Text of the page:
Nils Höglander is one of the most efficient goalscorers in the NHL this season.
The 22-year-old winger is averaging the lowest ice time on the Vancouver Canucks this season, playing just 10:37 per game. Despite that limited ice time, Höglander is second on the Canucks in 5-on-5 goals with seven — one goal behind Ilya Mikheyev, who scored his eighth 5-on-5 goal on Saturday just after a Canucks power play expired.
That’s a 24-goal pace for Höglander, which is pretty solid production for someone getting fourth-line minutes and no power play time. When you compare him to the rest of the NHL, Höglander’s 1.78 goals per 60 minutes at 5-on-5 is actually in the top ten, just a little behind the likes of Connor Bedard, Alex DeBrincat, Artemi Panarin, and Ilya Mikheyev again.
That kind of production, as well as the dogged determination he has shown on the forecheck and in board battles this season, is enough to make one think that Höglander deserves to get more ice time.
Canucks head coach Rick Tocchet agrees.
"We've got to get his hockey IQ up a little bit."
In an interview with Don Taylor and Rick Dhaliwal on ChekTV, Tocchet explained why Höglander’s ice time has been limited to start the season, pointing to the defensive side of the ice and his positioning.
“He’s an interesting guy. I really like Höggy. We’ve got to get his hockey IQ up a little bit,” said Tocchet. “Hashmarks down, I really like his game.”
The issue comes in the defensive zone and Tocchet suggested that Höglander’s defenders might be leaning too much on one particular source.
“Big analytics town around here,” said Tocchet. “I do like analytics but you’ve got to be careful. I’m an eye test guy. With Höggy, I’ve got to learn to trust him in certain situations, make sure he’s in certain spots.”
Following up shortly after, Don Taylor quipped, “If you’re looking for a deep dive on analytics, you’ve got the wrong show. We’re not that smart.”
“I’m not either,” the quick-witted Tocchet replied. “It’s funny because I do like analytics in its place and it’s important but I think sometimes you’ve got to be careful because sometimes you read analytics and you’re like, ‘Really? They had this guy playing a great game or this guy playing a bad game?’ You have to have the eye test. We use analytics but we don’t overblow it; it’s kind of a happy medium.”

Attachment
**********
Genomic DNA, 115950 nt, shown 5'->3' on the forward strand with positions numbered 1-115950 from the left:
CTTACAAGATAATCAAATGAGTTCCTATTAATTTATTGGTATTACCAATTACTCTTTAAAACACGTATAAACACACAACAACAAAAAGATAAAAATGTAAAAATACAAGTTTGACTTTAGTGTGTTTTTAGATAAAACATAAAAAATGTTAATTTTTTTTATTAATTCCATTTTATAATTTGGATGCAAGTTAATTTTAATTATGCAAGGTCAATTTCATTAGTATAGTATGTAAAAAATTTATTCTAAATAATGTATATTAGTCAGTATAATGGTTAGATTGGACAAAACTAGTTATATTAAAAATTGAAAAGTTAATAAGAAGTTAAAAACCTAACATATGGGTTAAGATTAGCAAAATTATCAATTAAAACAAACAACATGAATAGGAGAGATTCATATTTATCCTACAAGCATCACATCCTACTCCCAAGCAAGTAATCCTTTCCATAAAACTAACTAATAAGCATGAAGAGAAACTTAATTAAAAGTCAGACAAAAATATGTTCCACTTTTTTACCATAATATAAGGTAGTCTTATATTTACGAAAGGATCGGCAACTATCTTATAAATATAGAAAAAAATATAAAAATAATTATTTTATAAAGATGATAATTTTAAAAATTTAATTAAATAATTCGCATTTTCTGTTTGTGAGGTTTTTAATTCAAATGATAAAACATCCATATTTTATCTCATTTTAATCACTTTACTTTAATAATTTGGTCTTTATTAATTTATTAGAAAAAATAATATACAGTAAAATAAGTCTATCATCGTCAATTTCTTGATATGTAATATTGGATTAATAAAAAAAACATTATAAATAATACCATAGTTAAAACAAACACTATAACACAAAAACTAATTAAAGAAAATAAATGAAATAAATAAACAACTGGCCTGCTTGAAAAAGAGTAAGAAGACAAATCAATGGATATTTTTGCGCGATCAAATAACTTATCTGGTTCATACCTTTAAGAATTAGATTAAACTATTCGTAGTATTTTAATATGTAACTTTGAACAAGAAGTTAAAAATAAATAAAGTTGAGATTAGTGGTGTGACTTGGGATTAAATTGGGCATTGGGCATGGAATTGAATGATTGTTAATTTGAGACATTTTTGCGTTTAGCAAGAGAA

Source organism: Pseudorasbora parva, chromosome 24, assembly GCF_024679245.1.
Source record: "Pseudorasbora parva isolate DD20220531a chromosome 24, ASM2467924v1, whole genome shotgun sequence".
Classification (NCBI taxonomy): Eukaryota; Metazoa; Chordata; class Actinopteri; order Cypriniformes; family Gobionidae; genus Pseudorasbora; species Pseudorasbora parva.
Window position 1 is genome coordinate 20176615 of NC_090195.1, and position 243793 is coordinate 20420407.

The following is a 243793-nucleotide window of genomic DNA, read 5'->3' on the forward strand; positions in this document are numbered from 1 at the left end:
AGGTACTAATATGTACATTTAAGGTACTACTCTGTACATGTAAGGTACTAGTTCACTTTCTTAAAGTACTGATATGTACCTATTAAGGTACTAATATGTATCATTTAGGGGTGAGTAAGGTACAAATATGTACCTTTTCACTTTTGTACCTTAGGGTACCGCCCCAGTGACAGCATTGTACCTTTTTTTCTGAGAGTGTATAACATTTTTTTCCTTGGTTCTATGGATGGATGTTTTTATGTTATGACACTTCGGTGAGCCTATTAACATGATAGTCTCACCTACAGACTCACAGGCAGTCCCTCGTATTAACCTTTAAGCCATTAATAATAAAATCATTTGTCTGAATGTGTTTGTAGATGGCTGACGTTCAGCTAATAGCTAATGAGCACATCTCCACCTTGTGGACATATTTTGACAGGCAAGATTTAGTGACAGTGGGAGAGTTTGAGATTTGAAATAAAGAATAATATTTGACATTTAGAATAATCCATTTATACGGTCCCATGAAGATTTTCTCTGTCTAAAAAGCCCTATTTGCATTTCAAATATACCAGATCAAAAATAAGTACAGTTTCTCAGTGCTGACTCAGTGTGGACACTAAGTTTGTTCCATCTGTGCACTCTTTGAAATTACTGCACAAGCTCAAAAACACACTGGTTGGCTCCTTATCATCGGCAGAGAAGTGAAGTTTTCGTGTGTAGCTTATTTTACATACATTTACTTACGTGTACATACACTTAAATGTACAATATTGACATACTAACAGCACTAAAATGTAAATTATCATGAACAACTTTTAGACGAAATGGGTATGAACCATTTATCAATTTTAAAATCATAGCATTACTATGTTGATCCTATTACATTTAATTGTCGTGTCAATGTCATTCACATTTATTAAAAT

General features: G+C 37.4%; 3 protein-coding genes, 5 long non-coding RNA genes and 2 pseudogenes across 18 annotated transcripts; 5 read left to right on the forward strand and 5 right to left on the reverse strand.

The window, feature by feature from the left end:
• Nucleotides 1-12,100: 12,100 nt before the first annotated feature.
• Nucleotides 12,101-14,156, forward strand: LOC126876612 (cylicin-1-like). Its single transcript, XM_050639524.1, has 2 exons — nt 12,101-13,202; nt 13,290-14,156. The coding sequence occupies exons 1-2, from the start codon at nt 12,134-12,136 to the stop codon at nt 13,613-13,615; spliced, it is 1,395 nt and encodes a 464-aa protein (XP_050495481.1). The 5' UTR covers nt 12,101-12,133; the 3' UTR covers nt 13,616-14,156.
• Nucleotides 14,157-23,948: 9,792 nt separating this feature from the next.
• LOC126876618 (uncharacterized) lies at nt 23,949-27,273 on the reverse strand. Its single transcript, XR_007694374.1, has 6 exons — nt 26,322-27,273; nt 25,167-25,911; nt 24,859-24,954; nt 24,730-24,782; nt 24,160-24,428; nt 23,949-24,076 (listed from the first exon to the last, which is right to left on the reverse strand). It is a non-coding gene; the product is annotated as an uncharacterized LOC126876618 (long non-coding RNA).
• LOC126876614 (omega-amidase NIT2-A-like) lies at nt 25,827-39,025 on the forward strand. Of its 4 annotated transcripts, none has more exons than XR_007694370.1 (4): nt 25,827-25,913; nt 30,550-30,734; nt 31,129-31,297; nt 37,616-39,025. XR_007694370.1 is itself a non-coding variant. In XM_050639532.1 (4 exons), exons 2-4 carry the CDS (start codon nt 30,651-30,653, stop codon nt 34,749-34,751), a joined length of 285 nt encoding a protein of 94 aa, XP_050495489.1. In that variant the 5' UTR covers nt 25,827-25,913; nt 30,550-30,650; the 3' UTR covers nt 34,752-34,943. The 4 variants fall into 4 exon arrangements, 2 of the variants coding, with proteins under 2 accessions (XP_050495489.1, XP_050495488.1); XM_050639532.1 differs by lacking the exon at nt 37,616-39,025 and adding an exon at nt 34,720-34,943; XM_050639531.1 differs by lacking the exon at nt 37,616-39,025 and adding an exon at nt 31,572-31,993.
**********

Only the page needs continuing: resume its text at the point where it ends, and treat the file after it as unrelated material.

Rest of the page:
Perhaps Tocchet should give analytics a little more credence when it comes to Höglander. As much as he’s scoring goals and causing some havoc in the offensive end of the ice, some analytics do reveal some defensive deficiencies.
Among the Canucks’ regular forwards, Höglander has the fourth-highest rate of expected goals against: 2.80 xGA/60, according to Natural Stat Trick. The three forwards with a higher rate of expected goals against are Phil Di Giuseppe, Brock Boeser, and J.T. Miller, who have the excuse of playing a match-up role against the opponents’ top line night-in, night-out.
On the fourth line, on the other hand, Höglander gets some of the easiest match-ups on the Canucks, so those defensive numbers are a legitimate concern. Höglander’s defensive game hasn’t hurt the team just yet — the Canucks have out-scored their opponents 14-to-4 with Höglander on the ice at 5-on-5 — but that’s primarily because the Canucks’ goaltending has been outstanding behind him.
Power play is key to getting Höglander more minutes
Still, Tocchet agrees that he has to get Höglander on the ice more often.
“When he’s forechecking and being a pest, he deserves some more time,” said Tocchet. “And I will tell you, he does deserve more time. Unfortunately, he doesn’t penalty kill. I might actually start to get him on the power play on the second unit to get him more minutes.”
With Anthony Beauvillier traded away, there’s a spot available on the second power play unit, possibly two if Andrei Kuzmenko gets bumped back up to the first unit at some point.
On Saturday against the Calgary Flames, however, AHL call-up Linus Karlsson was placed on the second unit ahead of Höglander, despite just two power play points — both assists — in 17 games for the Abbotsford Canucks this season.
Given Höglander’s production at 5-on-5 and his clear offensive skill, it’s surprising that Höglander wasn’t already getting used on the second unit.
But beyond potentially getting a bit more scoring out of Höglander, Tocchet thinks getting him on the power play will have an additional benefit to his game.
“I think that will help get him going a little bit where he doesn’t have to sit on the bench for five minutes,” said Tocchet. “Hopefully, if he plays that second unit, he will get those extra minutes and probably get in the flow of the game a lot quicker. It is hard to sit on the bench for five-six minutes when there’s power play and penalty kill and then you’re probably the third rotation guy to go out there, so that’s about four or five minutes. That’s tough on a player.”
Tocchet has previously praised Höglander for the way he’s able to come off the bench and contribute even when special teams situations have kept him out for long stretches.
“What I like about him, he sat on the bench for a period of time and to come out there and give us energy, that’s where I’m impressed,” said Tocchet after a game against the St. Louis Blues. “That’s hard. You sit on the bench, your legs are tight, and for him to do that, I was impressed.”